Cable Modem and MAC Address question

Nightwatch

Senior member
Jul 4, 2000
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My local cable company tracks it's service by only allowing certain MAC address access to it's services. I have a situation that I have 2 locations that I stay at that I would like to use my high speed internet services at. Is there anyway to fake this address and make it so I can have 2 modems on the network at one time?

Thanks...

 

Bleep

Diamond Member
Oct 9, 1999
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Just get a 1 port router and clone the MAC address to the router.
Bleep
 

bobcpg

Senior member
Nov 14, 2001
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Well, i think what he is saying is that he wants 2 cable modems with the same MAC address and that is something that is not possable. So to answer your question, No, but you could, i think, bring the modem with you and set it up at your second location if your second location is on the same network/subnetwork that your ISP is on.

-bob
 

rw120555

Golden Member
Jun 13, 2001
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By 2 locations, do you mean 2 locations within your same house? If so a router can do the trick. If you mean 2 separate houses, I'm not sure how that works; are they both hooked up for cable but won't work until a legit machine is hooked up? I don't have a cable modem but I do have cable tv, and I thought they just had some way of cutting off service to my house from their offices. But maybe not.

What Bleep says may be true, but it seems like a heck of a loophole if it works. One person gets cable, 50 others spoof their mac address... You'd think they'd only allow one logon at a time or something.

Couldn't you just get in the habit of turning off or disconnecting the one you are not using?
 

bobcpg

Senior member
Nov 14, 2001
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Yeah but cable modems are hard encoded with the MAC addresses, and you are not gonna be able to find 2 cable modems witht the same MAC address.

-bob
 

rw120555

Golden Member
Jun 13, 2001
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To further show my ignorance about cable modems -- I thought it was the MAC address of the pc the modem was connected to, not the mac address of the modem, that mattered. If it is the modem, then what happens if you get a new modem -- do you call the modem company, give them the Mac of your new modem, they disenfranchise whatever your old Mac was?

The traveling modem thing may work and may even be necessary -- but does that mean the 2nd location has to have cable hooked up but just lying dormant until a legit modem is connected? If it has a live connection, why wouldn't you use it, rather than bringing your own? I guess I'm surprised that their might be any way to make this work! But this is alien stuff to me.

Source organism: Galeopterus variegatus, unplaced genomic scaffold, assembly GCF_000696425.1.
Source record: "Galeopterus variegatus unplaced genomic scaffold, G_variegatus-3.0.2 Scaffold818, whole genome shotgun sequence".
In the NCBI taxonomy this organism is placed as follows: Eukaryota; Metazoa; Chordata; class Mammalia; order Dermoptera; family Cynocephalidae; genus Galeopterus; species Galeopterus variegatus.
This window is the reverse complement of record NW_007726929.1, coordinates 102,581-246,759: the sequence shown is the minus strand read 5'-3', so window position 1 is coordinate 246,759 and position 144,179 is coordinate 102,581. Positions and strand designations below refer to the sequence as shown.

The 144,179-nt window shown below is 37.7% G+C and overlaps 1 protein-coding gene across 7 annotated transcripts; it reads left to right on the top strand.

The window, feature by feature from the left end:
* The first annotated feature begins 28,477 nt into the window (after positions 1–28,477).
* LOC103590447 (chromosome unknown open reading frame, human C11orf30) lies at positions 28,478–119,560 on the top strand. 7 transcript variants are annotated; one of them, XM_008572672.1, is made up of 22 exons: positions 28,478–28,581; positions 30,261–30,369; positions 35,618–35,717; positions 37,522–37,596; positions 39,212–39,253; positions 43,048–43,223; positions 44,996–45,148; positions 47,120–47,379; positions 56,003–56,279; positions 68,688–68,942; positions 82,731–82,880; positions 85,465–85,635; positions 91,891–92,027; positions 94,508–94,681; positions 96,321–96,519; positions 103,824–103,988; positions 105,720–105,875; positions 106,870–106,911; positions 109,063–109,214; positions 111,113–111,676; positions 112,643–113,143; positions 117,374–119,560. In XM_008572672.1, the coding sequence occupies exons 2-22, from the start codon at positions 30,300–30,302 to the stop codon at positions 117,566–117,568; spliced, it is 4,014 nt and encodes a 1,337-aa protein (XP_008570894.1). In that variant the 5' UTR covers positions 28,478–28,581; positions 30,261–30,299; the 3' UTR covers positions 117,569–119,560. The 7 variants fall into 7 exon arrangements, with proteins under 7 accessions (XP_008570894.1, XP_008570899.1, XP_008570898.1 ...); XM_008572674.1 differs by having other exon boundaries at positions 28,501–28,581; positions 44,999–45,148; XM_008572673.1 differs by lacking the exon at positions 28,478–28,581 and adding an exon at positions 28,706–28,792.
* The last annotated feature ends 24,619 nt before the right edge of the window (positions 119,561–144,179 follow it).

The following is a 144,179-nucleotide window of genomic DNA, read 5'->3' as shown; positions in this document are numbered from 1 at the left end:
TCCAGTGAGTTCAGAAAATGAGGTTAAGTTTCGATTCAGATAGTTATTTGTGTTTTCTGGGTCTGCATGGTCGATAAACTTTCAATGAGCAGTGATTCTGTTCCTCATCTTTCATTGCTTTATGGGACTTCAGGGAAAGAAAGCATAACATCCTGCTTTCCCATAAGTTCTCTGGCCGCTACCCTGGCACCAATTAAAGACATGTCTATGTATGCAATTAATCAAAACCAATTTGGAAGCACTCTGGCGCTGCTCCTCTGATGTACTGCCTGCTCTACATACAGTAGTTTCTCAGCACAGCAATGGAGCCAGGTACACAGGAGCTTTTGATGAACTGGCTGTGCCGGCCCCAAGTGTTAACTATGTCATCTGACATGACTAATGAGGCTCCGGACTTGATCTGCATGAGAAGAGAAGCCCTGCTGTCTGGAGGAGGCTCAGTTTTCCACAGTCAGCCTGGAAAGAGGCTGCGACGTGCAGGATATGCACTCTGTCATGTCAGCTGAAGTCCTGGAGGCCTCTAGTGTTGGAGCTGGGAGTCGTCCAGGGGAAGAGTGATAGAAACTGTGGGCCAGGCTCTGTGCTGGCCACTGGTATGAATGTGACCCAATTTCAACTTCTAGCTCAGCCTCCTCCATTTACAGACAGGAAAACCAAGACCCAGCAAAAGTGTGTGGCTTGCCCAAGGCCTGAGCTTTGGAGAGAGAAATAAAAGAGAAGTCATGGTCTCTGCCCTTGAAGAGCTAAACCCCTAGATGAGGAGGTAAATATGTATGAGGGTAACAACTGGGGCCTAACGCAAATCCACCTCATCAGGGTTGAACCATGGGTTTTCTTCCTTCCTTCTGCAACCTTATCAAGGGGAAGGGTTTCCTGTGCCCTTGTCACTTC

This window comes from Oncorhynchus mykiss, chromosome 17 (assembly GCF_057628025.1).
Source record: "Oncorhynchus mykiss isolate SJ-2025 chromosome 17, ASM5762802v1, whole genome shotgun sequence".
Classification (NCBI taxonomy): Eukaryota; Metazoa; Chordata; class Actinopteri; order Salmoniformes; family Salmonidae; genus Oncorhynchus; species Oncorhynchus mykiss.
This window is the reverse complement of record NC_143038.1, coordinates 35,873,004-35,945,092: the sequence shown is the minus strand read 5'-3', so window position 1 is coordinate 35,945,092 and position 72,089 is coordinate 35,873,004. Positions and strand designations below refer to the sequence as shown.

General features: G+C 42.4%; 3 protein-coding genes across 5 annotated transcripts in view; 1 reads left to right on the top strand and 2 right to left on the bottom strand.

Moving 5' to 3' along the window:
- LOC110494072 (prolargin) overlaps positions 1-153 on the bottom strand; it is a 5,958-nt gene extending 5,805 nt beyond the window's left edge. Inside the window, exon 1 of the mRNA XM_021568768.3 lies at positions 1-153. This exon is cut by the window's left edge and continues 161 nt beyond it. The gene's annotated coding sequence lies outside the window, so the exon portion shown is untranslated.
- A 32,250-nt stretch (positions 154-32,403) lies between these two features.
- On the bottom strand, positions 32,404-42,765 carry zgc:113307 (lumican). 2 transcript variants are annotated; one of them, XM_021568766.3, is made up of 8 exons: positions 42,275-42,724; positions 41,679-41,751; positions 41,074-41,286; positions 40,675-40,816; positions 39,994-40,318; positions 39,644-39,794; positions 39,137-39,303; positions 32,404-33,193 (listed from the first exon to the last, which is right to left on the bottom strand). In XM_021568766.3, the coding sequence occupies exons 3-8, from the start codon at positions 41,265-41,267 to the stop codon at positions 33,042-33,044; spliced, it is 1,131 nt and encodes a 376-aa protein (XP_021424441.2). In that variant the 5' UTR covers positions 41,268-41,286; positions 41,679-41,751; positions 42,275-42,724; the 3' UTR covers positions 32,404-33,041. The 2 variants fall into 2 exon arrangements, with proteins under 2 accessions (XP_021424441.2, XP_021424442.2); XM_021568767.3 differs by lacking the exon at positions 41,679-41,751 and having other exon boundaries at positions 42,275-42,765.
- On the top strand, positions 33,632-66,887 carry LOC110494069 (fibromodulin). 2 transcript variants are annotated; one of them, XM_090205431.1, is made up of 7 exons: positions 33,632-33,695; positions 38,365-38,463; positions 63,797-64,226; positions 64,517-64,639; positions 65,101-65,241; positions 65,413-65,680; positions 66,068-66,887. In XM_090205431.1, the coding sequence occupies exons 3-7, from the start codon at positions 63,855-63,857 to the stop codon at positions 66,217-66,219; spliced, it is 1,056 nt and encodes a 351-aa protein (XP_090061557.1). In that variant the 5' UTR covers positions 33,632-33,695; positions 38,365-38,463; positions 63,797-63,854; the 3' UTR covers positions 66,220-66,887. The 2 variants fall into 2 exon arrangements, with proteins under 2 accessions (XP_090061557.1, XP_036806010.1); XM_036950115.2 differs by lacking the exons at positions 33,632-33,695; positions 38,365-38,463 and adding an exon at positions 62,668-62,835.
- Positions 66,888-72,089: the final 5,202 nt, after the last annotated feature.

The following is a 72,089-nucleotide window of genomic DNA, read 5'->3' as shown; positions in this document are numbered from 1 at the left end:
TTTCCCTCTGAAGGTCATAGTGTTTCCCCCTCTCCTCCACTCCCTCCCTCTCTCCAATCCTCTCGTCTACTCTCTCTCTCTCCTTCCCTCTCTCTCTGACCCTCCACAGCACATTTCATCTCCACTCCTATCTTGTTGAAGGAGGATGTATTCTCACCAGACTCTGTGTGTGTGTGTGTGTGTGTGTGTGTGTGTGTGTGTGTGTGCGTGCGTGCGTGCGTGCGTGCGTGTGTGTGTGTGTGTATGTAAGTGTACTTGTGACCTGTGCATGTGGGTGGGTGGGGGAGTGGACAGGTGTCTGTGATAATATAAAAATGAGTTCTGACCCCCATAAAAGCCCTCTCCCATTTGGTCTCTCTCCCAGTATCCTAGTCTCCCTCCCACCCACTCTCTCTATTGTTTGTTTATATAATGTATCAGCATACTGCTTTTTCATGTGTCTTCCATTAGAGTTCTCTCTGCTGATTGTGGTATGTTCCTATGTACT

Nightwatch

Senior member
Jul 4, 2000
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The cable company's policy is only one modem (MAC Address) per account. If they allowed multiple MAC addresses then I could set my whole neighborhood up with high speed internet access.

If I take the modem that is assigned to my account to a different location, it works fine. That is because my ISP allows that MAC address to access their network. I am trying to make it so I can buy an additional modem and get high speed internet access at work.

Now, the router idea, that may work but the cable comes into the modem first then to the router, then to the computer. How does the MAC address of the router make a difference? I have a Linksys 4 port hooked up right now and I have an additional modem as well, but I can't understand how that would work. Is it the modem??? or the router??? or the computer that the ISP gets the MAC address from?

There is a product called the Speed Demon 330, but I'm not sure if that's what I am looking for...
 

rw120555

Golden Member
Jun 13, 2001
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Some ISPs will register the Ethernet MAC address of the network interface card in your PC when your account is first opened. They will then only accept traffic from the MAC address of that PC. Spoofing allows your router to masquerade as that PC by using its MAC address.

It sounds like your ISP doesn't do that, since you can move your modem around. But alas, if it is using the MAC of the modem, router spoofing won't help you. It sounds like a pretty good system to me, because even if you treated your cable access like a "book" (only one person using it a time) others might use it to have multiple people accessing from multiple locations.

Have you tried calling your cable company? If all else fails, see if they're willing to help you out. If there is a way to let only one modem be live at a time, they might go along (but I wouldn't get my hopes up.) Otherwise, you may just have to carry the modem around -- maybe you could buy a second power supply or something so you wouldn't have to carry so much around.